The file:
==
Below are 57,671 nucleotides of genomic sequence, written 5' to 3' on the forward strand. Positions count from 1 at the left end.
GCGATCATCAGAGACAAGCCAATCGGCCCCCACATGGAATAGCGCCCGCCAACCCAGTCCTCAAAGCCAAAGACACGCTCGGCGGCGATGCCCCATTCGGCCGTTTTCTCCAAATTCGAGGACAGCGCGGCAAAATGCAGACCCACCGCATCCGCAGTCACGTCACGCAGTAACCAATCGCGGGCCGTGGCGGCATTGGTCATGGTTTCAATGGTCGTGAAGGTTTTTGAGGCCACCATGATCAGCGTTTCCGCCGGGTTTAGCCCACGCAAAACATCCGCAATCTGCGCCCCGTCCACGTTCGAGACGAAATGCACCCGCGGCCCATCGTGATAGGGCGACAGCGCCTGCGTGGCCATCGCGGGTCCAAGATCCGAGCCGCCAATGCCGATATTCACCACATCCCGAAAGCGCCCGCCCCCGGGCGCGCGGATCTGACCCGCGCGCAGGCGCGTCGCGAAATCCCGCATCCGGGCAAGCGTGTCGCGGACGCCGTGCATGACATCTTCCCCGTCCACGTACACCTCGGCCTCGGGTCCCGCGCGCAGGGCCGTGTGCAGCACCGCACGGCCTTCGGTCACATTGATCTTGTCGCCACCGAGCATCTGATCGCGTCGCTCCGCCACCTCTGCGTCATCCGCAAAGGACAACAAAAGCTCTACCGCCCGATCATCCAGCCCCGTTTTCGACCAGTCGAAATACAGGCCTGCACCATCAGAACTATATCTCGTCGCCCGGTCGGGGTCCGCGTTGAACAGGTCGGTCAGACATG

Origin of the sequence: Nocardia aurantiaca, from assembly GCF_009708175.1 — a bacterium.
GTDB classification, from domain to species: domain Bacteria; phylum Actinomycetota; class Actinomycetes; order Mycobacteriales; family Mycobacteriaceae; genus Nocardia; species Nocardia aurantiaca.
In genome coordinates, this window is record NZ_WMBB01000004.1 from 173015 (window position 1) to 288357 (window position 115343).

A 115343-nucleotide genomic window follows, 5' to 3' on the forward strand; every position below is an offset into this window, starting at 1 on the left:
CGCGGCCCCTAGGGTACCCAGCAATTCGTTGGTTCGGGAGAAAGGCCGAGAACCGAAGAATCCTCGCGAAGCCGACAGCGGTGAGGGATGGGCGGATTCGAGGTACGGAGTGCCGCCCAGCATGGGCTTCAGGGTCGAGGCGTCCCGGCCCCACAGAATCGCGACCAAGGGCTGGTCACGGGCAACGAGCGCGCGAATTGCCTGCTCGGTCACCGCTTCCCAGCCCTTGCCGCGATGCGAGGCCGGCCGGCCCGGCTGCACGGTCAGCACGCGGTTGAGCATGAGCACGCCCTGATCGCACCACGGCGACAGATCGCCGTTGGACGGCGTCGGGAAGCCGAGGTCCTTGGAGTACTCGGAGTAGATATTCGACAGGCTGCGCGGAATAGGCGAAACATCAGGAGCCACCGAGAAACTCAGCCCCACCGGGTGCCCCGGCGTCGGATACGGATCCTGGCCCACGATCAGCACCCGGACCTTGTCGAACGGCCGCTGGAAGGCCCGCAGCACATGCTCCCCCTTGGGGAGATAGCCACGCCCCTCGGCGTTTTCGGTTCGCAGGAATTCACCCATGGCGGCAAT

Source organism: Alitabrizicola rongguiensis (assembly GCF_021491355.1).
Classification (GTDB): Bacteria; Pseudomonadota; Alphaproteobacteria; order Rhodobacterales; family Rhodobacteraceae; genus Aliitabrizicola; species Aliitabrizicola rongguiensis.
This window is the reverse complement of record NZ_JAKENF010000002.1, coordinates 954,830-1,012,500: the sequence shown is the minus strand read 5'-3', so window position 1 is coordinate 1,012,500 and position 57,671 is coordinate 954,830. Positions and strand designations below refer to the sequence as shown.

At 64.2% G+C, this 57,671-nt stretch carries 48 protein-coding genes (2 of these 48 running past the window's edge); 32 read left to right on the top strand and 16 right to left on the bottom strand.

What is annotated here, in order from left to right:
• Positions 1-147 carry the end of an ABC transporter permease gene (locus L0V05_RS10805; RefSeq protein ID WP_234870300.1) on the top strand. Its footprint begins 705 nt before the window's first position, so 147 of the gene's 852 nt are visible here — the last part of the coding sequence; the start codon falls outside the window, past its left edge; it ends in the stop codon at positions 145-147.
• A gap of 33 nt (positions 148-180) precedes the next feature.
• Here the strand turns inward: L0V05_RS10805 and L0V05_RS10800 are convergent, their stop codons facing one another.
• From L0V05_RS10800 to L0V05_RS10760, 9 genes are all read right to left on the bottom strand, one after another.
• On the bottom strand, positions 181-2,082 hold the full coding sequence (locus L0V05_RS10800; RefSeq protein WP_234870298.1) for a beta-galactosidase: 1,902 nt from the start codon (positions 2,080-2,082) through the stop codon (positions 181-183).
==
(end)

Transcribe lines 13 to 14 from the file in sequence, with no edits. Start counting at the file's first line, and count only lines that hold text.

• Positions 1-147 carry the end of an ABC transporter permease gene (locus L0V05_RS10805; RefSeq protein ID WP_234870300.1) on the top strand. Its footprint begins 705 nt before the window's first position, so 147 of the gene's 852 nt are visible here — the last part of the coding sequence; the start codon falls outside the window, past its left edge; it ends in the stop codon at positions 145-147.
• A gap of 33 nt (positions 148-180) precedes the next feature.